After about 1 ½ hours we left again by canoe, and there was a dug-out canoe of villagers leaving at the same time.  They said we could take their picture, so I have a few shots.  I have some videos of the canoes also, but I don’t have the internet bandwidth to upload them here in Ghana.  Maybe after I get home.

After returning to land, we walked back to our hotel through a small village- I could imagine myself living somewhere like it in the Peace Corps.  Then we bounced back to civilization on a few Tro-tros and taxis, and spent the night in Takoradi with Diana’s cousin at her apartment.   We visited Diana’s Grandmother and also met her aunt, who were both super nice.

Saturday, June 25, 2011

Feeling better and a tourist-y day

I guess I should start by saying I’ve felt pretty good the last few days, and that I was able to go to the field on Wednesday and Thursday.  Friday is our day for data analysis so we don’t usually go to the field that day anyway.  This week we switched Friday and Saturday, so yesterday we actually went to a large craft market.
I know a lot of people have been worried about me and the fact that I got malaria.  However, I’ve been in good hands and seem to have recovered pretty well.  I’m still waiting on the results of the rest of my bloodwork to make sure it wasn’t anything else, but since I finished the malaria medicine and now feel better, I’m calling my illness malaria until I hear otherwise.  What makes it complicated is that I had malaria tests run three times and they came back negative.  However, a negative malaria test in a malaria endemic area doesn’t rule out the diagnosis, because the tests aren’t perfect.  Anywho.
Yesterday I was a typical American all day it was was nice :)  I slept in and then Diana and Sylvie and I went to the Culteral Center in downtown Accra, which is a large semi-tourist-y craft market.  You can buy almost anything in the normal open air markets, but most people don't sell a lot of crafts there, its more like food and household supplies and clothes and such. 
The craft market was very large, and really the first place people were trying to get us into their shops to buy things since I've been in Ghana.  Even then they were pushy but not completely in our faces (mostly); I know a lot of other places in West Africa are much worse.  We walked around and haggled and bought some things for about 3 hours, and then took a taxi to Oso, a tourist-y part of town where we found a rather western restuarant and I got a good hamburger.  We also got ice cream there, my first since I've been in Ghana.  Then our on cab ride home we sang along to random country songs and Christmas carols off my friends' iphones.  I think our cabbie must have thought we were a little nuts.  We continued to listen to Christmas music once we were back at our house, and started planning other sightseeing adventures for the rest of the summer.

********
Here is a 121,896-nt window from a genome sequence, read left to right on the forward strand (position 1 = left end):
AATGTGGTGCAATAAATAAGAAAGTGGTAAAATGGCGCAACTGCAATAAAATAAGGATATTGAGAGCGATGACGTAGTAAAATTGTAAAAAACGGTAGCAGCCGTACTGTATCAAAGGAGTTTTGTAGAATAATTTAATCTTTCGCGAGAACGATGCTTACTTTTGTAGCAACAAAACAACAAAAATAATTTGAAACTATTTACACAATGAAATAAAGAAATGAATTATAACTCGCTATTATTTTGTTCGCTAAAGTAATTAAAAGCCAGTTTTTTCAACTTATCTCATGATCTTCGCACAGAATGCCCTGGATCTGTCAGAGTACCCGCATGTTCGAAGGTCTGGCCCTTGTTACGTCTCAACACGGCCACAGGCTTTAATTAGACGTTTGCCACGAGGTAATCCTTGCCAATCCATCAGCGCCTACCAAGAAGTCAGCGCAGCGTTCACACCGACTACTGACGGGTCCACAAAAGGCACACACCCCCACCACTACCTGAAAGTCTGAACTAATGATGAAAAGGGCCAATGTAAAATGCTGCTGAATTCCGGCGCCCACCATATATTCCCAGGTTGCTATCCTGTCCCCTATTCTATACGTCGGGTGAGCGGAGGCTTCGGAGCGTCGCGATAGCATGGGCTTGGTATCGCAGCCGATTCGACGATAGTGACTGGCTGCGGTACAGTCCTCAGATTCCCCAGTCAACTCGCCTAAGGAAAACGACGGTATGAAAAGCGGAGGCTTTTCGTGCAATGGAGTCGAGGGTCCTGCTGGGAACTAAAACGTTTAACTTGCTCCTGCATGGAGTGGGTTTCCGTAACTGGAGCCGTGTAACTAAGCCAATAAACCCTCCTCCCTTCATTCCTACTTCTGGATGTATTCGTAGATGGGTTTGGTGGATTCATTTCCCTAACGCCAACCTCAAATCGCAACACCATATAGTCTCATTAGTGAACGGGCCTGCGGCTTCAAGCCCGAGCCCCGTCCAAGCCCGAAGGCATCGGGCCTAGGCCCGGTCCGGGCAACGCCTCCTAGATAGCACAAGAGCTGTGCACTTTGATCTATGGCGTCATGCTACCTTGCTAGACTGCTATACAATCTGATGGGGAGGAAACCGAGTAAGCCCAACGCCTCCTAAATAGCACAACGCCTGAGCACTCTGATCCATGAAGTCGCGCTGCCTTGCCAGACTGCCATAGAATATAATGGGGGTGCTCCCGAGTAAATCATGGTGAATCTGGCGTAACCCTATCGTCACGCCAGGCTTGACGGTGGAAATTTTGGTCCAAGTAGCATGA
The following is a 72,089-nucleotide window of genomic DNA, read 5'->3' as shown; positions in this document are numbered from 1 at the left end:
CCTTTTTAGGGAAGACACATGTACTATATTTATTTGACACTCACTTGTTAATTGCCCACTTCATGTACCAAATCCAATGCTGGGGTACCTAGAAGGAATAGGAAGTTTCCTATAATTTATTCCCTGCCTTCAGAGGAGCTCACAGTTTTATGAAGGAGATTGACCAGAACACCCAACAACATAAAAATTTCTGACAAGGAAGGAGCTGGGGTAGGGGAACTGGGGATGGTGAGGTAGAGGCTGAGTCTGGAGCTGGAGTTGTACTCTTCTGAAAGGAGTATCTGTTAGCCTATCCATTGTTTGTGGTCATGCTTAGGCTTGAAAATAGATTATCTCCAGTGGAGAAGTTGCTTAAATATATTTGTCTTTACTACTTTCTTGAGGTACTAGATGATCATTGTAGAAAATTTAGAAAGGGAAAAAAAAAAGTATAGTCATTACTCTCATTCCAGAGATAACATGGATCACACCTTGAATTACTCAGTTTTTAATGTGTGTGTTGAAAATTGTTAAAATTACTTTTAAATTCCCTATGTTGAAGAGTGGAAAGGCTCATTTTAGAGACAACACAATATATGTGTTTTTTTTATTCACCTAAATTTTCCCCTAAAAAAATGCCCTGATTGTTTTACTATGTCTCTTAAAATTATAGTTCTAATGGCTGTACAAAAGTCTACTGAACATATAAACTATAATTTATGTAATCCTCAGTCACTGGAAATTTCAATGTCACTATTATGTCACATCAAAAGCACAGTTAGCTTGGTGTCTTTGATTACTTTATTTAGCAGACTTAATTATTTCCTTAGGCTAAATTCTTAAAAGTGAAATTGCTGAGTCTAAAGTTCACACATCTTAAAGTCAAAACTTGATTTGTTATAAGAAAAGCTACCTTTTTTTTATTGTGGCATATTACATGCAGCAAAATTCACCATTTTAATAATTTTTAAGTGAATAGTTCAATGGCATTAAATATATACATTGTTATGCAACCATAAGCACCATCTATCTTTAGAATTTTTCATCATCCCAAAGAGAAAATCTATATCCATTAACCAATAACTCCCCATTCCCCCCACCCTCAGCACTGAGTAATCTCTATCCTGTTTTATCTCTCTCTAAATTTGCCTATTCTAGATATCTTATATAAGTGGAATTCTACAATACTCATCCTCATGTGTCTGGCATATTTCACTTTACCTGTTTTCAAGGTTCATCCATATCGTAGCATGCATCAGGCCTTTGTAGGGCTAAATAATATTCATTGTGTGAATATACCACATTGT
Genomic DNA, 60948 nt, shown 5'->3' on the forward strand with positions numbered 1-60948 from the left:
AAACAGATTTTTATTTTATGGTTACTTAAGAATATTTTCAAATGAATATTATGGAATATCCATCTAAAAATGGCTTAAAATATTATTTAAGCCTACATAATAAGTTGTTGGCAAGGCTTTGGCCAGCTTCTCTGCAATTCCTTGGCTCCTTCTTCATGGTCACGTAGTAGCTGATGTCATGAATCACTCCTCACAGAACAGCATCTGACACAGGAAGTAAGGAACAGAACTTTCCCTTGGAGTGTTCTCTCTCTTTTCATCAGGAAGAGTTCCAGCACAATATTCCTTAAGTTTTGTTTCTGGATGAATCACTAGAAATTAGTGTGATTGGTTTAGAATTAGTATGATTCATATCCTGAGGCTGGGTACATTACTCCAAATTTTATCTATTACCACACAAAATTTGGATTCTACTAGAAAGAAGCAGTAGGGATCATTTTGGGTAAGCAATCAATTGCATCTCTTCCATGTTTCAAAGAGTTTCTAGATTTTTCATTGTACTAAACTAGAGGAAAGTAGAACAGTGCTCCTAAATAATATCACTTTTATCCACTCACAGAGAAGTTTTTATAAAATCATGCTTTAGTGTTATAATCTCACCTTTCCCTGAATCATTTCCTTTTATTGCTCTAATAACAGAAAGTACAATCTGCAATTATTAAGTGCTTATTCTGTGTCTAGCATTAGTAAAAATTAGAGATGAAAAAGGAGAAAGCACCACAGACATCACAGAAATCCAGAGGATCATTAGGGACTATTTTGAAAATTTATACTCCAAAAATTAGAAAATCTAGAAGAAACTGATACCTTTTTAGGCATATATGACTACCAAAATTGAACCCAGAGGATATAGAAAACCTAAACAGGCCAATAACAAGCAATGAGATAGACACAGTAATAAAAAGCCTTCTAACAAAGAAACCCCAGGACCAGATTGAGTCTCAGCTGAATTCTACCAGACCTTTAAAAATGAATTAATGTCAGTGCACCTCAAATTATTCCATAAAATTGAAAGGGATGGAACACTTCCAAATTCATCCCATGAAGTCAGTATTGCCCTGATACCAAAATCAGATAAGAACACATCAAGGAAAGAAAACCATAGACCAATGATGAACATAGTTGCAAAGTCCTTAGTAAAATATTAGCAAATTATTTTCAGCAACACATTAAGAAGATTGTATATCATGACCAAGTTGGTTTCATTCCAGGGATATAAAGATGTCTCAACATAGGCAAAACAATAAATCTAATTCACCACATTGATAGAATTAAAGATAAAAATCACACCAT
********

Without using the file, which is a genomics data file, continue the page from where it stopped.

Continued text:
I was also able to briefly talk to my mom and then my uncle for a while, so all in all it was a very good day.  Yay for not being sick!

Sunday, June 19, 2011

Not currently on fire

The short version: I'm not positive it's malaria so I'm going to get a few more tests run tomorrow to make sure its not something I would need antibiotics for or another drug.  I'm still running a low grade fever 2x a day, but I haven't felt on fire in about 24 hours (but that could change with a moments notice).

All of the Ghanians are taking good care of me and are sure its malaria and I need to eat more and give it time.  The Americans and Danes are worried its something else and want me to see another doctor. 

I'm in the middle, I wonder why my fever still comes and goes, so I'm okay with verifying its not something else. 

Also, quinine is a really rough drug to be on.  Just saying.  My ears are ringing, I'm exhausted, dizzy, my vision was funky yesterday, and my blood sugar drops every now and then.  These are all expected side effects of the drug and I'll only be worried if they don't go away when I stop taking it.  But damn.  It rivals the actual malaria in how it makes me feel :P